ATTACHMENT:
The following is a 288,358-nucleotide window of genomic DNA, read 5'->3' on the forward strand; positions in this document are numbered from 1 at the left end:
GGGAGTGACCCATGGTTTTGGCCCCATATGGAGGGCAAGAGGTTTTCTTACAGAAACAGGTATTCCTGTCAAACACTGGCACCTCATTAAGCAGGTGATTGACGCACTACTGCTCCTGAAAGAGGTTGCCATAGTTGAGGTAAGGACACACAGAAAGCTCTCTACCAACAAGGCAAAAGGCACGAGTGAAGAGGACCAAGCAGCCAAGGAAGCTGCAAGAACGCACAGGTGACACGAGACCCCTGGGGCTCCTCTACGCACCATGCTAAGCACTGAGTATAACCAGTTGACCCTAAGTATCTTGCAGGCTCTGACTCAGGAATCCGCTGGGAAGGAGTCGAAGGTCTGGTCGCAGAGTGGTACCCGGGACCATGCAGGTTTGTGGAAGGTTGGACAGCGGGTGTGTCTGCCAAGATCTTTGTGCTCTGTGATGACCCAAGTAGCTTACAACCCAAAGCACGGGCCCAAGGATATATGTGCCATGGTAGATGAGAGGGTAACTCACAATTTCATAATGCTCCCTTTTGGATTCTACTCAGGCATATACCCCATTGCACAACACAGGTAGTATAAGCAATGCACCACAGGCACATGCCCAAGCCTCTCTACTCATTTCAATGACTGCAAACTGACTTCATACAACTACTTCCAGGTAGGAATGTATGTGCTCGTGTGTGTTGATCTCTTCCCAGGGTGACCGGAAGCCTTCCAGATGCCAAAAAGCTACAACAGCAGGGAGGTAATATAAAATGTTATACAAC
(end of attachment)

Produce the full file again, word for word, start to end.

The following is a 288,358-nucleotide window of genomic DNA, read 5'->3' on the forward strand; positions in this document are numbered from 1 at the left end:
GGGAGTGACCCATGGTTTTGGCCCCATATGGAGGGCAAGAGGTTTTCTTACAGAAACAGGTATTCCTGTCAAACACTGGCACCTCATTAAGCAGGTGATTGACGCACTACTGCTCCTGAAAGAGGTTGCCATAGTTGAGGTAAGGACACACAGAAAGCTCTCTACCAACAAGGCAAAAGGCACGAGTGAAGAGGACCAAGCAGCCAAGGAAGCTGCAAGAACGCACAGGTGACACGAGACCCCTGGGGCTCCTCTACGCACCATGCTAAGCACTGAGTATAACCAGTTGACCCTAAGTATCTTGCAGGCTCTGACTCAGGAATCCGCTGGGAAGGAGTCGAAGGTCTGGTCGCAGAGTGGTACCCGGGACCATGCAGGTTTGTGGAAGGTTGGACAGCGGGTGTGTCTGCCAAGATCTTTGTGCTCTGTGATGACCCAAGTAGCTTACAACCCAAAGCACGGGCCCAAGGATATATGTGCCATGGTAGATGAGAGGGTAACTCACAATTTCATAATGCTCCCTTTTGGATTCTACTCAGGCATATACCCCATTGCACAACACAGGTAGTATAAGCAATGCACCACAGGCACATGCCCAAGCCTCTCTACTCATTTCAATGACTGCAAACTGACTTCATACAACTACTTCCAGGTAGGAATGTATGTGCTCGTGTGTGTTGATCTCTTCCCAGGGTGACCGGAAGCCTTCCAGATGCCAAAAAGCTACAACAGCAGGGAGGTAATATAAAATGTTATACAAC